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Nick Maw-Naing talked about the way he worked on animation in Lawbreakers. A lot of crazy animations were created for this project.
Hello, my name is Nick Maw-Naing I am originally from North Carolina. I studied computer animation at Ringling College of Art and Design in Florida. My first job out of school was at Blur Studios working on cinematics, from projects like Dragon Age, Mass Effect 2, Halo Wars, to Goldfish commercials. Since then I have worked on both film and games at companies including LucasArts, ILM, Moonbot Studio, Boss Key Productions, and Rocksteady Studios.
There is actually a rather huge difference between game and film animation. The film tends to be more linear in structure, where it is clear to visualize and execute an animated shot from beginning to end. Games, on the other hand, are more organic in nature with lots of movable parts that require trial-and-error. One you can express your craft over a few hundred frames and put a lot of nuances and details into. The other has a lot of dependencies on other disciplines that require you to work with in order to complete. Both are equally rewarding in their own unique way.
With Lawbreakers, we explored a lot of crazy and new ways characters could use mobility so it was very challenging to find a way for a ninja to grapple around a map or for a cop to use a jetpack and make everything look fluid and belong within the same universe. The process is very collaborative with programmers, designers, and animators to develop character prototyping animations that are then plugged into the engine. In the beginning, things look rather rough, but we push to get the idea across and work on the gameplay aspect first. After we prove out the character is fun, we then work on the code to make it run smoothly and polish the animation for final.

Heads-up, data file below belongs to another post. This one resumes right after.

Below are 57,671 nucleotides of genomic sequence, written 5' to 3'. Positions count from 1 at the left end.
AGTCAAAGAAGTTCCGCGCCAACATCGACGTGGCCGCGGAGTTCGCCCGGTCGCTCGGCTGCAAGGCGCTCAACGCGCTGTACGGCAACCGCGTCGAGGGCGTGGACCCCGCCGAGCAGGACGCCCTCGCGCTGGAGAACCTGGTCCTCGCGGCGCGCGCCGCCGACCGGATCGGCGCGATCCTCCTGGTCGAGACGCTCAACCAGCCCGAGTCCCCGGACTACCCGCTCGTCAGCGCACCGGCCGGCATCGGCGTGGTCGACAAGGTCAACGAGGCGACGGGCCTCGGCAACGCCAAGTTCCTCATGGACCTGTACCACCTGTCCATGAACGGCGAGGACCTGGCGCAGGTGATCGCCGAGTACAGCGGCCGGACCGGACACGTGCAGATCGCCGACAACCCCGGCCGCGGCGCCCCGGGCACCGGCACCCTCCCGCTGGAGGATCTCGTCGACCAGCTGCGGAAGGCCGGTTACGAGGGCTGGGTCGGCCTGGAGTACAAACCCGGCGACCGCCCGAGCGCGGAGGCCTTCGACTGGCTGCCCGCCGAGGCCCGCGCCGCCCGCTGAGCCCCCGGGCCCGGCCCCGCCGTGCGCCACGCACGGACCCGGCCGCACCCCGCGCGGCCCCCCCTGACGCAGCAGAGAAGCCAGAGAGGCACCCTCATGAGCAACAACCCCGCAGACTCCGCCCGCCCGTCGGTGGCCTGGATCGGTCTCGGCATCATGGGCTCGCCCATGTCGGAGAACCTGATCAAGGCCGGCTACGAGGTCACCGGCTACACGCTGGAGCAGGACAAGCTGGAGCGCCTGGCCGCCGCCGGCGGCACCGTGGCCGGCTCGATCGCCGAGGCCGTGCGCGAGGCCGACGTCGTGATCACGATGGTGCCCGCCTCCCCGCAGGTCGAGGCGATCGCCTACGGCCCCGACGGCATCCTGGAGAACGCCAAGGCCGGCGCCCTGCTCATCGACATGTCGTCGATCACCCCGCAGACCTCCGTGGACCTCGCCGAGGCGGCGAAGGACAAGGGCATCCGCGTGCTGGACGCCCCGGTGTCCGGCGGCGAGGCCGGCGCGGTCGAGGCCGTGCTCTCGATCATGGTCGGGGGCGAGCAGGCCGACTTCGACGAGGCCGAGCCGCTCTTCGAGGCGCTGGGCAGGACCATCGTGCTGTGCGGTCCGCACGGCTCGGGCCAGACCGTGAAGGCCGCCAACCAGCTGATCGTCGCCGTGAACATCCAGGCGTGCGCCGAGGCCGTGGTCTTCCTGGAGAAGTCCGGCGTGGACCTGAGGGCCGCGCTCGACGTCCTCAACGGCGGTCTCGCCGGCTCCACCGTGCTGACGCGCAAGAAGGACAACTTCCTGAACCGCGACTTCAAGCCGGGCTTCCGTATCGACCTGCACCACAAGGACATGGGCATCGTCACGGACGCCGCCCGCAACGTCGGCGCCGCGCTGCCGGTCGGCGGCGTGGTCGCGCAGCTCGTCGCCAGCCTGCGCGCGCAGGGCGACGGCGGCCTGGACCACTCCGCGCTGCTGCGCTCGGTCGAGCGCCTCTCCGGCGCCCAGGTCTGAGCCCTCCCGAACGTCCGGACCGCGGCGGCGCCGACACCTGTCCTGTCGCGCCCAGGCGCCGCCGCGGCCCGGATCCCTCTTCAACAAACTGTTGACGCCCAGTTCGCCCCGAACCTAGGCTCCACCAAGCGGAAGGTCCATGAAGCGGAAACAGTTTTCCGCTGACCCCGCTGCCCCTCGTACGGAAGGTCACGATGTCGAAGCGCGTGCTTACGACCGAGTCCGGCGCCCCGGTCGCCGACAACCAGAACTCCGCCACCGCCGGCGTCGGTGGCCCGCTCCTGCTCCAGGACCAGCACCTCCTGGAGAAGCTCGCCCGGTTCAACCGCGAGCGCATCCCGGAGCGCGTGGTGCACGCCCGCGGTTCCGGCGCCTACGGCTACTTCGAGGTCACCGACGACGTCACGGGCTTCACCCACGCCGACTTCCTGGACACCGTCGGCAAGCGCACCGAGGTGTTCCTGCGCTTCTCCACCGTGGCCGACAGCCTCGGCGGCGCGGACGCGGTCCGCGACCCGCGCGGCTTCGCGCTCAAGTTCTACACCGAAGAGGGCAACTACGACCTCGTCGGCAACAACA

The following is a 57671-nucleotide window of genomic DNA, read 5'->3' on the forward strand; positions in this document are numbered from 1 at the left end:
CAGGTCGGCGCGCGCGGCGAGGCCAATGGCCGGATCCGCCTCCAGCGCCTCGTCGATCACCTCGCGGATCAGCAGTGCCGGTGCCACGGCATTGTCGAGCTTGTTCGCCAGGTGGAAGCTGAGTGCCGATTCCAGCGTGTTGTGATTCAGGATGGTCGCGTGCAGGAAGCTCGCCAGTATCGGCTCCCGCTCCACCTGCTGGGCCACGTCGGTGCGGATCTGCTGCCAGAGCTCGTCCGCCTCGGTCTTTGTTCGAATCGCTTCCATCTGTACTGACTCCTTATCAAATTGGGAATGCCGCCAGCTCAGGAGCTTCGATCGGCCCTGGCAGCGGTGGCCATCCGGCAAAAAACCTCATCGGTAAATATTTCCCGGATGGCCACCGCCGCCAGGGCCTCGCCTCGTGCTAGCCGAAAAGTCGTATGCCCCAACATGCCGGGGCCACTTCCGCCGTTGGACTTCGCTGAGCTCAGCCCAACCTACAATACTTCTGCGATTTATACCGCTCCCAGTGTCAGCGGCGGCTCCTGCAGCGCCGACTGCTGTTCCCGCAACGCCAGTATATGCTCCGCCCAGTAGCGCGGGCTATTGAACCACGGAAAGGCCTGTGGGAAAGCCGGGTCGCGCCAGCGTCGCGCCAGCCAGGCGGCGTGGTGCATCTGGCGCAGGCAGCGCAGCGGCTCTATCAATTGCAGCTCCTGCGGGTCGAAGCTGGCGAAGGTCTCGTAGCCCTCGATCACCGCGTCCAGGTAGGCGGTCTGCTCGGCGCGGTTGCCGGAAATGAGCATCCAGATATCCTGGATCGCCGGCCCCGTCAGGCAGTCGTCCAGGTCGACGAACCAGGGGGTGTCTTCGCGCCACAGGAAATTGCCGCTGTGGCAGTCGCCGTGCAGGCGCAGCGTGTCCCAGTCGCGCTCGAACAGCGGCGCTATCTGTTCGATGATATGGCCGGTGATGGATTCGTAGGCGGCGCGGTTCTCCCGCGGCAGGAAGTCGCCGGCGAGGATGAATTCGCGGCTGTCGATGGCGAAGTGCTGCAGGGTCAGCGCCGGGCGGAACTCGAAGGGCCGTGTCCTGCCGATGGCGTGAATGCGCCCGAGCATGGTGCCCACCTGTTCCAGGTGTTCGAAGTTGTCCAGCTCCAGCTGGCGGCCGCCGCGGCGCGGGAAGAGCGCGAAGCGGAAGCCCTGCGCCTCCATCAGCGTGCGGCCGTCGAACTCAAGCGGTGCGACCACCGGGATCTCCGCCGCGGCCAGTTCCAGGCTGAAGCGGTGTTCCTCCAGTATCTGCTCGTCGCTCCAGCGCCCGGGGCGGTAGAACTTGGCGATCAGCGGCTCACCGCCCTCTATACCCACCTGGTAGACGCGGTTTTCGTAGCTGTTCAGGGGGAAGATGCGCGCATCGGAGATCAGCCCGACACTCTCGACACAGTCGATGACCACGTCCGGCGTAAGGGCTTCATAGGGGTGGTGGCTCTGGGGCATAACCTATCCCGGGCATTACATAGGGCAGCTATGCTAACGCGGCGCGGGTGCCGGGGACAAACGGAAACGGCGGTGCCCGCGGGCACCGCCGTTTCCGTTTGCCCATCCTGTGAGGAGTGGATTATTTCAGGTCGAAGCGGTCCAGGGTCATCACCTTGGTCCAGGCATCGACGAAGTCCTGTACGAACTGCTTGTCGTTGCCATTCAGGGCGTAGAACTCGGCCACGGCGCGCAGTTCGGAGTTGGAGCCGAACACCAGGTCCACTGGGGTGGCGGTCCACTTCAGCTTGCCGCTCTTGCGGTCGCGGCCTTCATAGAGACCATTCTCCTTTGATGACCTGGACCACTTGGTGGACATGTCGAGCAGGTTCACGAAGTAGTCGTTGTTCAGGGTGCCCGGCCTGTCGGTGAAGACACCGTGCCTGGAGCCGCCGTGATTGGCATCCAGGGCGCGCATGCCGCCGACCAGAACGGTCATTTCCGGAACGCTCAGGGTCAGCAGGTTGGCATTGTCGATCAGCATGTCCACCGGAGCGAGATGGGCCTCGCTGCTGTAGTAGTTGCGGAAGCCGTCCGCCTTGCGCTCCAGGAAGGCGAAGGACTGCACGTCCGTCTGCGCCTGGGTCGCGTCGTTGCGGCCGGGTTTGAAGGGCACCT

For reference, I like to use everything from films, other games, YouTube videos, to my own video reference. I go frame by frame to pinpoint the key poses, paying close attention to what the body mechanics are doing, what leads and what follows. I never stick 100% to reference either for my animation: it’s really more of ’a jumping off point or a tool to better understand the body mechanics of an action. Mimicking realistic motion from real life in animation can often come off bland and subdued. I like to exaggerate movements to sell the idea and will often alter a motion to make it more appealing.
I start with full body poses from shoulders to finger details in my initial poses to capture my actions without worrying about timing at this stage. When I know I’ve reached the “feel” or expression of my goal, I start spacing out my poses to achieve the timing and effect I am aiming for. Don’t be afraid to delete key poses and find new ones, as long as it makes the animation work better. Always be willing to scrap, redo, and even start over if you need to. Never get attached.